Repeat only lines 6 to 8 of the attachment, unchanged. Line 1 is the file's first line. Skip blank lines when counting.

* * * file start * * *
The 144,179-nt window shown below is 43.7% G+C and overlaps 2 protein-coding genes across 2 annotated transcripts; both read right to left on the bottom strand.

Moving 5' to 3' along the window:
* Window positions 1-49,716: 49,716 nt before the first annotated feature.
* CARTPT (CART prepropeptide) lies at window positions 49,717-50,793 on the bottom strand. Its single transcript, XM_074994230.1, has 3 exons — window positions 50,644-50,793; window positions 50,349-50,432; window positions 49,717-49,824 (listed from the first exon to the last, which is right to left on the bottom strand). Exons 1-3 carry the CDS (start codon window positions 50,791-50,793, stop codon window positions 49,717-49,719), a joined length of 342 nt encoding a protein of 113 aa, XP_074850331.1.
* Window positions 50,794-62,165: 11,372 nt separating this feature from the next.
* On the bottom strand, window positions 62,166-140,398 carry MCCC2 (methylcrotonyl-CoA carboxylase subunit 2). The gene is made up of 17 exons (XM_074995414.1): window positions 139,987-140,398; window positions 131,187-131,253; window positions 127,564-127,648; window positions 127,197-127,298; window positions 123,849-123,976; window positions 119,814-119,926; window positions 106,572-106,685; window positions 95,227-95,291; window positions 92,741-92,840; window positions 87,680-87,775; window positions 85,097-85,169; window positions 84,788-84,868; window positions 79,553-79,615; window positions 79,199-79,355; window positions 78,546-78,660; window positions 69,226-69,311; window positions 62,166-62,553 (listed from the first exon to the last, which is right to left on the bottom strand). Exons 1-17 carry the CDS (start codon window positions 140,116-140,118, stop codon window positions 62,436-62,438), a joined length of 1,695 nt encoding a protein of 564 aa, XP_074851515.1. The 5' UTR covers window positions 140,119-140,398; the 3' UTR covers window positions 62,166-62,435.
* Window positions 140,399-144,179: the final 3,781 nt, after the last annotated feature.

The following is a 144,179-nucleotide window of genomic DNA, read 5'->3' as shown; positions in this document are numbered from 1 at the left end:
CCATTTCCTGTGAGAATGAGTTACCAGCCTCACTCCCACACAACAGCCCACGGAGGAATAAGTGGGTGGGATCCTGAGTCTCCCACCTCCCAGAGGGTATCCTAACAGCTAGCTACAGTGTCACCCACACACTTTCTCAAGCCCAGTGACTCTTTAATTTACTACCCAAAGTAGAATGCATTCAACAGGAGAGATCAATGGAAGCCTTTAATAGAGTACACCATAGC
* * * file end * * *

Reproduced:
* On the bottom strand, window positions 62,166-140,398 carry MCCC2 (methylcrotonyl-CoA carboxylase subunit 2). The gene is made up of 17 exons (XM_074995414.1): window positions 139,987-140,398; window positions 131,187-131,253; window positions 127,564-127,648; window positions 127,197-127,298; window positions 123,849-123,976; window positions 119,814-119,926; window positions 106,572-106,685; window positions 95,227-95,291; window positions 92,741-92,840; window positions 87,680-87,775; window positions 85,097-85,169; window positions 84,788-84,868; window positions 79,553-79,615; window positions 79,199-79,355; window positions 78,546-78,660; window positions 69,226-69,311; window positions 62,166-62,553 (listed from the first exon to the last, which is right to left on the bottom strand). Exons 1-17 carry the CDS (start codon window positions 140,116-140,118, stop codon window positions 62,436-62,438), a joined length of 1,695 nt encoding a protein of 564 aa, XP_074851515.1. The 5' UTR covers window positions 140,119-140,398; the 3' UTR covers window positions 62,166-62,435.
* Window positions 140,399-144,179: the final 3,781 nt, after the last annotated feature.

The following is a 144,179-nucleotide window of genomic DNA, read 5'->3' as shown; positions in this document are numbered from 1 at the left end: